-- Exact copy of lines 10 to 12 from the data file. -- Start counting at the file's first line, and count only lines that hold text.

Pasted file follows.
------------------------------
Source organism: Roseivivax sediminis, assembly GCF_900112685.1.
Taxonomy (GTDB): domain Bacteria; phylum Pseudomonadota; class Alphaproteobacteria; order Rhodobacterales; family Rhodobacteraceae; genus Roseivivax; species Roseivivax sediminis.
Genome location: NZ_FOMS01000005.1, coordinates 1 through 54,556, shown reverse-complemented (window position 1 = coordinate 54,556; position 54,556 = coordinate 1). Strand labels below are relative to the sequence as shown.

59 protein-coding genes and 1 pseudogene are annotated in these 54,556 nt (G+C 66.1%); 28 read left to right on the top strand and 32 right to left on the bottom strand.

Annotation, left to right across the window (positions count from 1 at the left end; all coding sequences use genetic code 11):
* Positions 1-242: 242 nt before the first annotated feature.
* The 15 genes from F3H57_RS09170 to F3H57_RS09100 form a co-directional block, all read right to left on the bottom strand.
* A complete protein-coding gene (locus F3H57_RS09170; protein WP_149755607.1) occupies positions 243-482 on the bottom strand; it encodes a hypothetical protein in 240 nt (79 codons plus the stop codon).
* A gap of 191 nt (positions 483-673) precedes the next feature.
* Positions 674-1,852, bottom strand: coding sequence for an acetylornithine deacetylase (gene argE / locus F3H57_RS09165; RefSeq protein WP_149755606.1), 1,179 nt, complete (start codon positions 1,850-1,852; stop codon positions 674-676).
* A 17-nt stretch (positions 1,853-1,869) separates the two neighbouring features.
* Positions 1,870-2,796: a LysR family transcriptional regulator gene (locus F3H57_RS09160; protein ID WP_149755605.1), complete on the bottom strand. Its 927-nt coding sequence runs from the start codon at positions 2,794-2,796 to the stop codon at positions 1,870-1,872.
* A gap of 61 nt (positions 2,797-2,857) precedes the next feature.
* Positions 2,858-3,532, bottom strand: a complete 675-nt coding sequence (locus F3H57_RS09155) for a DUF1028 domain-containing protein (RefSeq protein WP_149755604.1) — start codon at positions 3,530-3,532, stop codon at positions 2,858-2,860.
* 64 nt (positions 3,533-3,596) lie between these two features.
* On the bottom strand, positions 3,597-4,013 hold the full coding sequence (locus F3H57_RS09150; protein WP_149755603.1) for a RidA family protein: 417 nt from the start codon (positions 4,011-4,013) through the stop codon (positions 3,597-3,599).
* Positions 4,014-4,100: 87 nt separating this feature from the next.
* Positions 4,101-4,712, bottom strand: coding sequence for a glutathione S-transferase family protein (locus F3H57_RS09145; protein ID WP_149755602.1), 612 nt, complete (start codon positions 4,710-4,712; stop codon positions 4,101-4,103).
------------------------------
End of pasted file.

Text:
* Positions 674-1,852, bottom strand: coding sequence for an acetylornithine deacetylase (gene argE / locus F3H57_RS09165; RefSeq protein WP_149755606.1), 1,179 nt, complete (start codon positions 1,850-1,852; stop codon positions 674-676).
* A 17-nt stretch (positions 1,853-1,869) separates the two neighbouring features.
* Positions 1,870-2,796: a LysR family transcriptional regulator gene (locus F3H57_RS09160; protein ID WP_149755605.1), complete on the bottom strand. Its 927-nt coding sequence runs from the start codon at positions 2,794-2,796 to the stop codon at positions 1,870-1,872.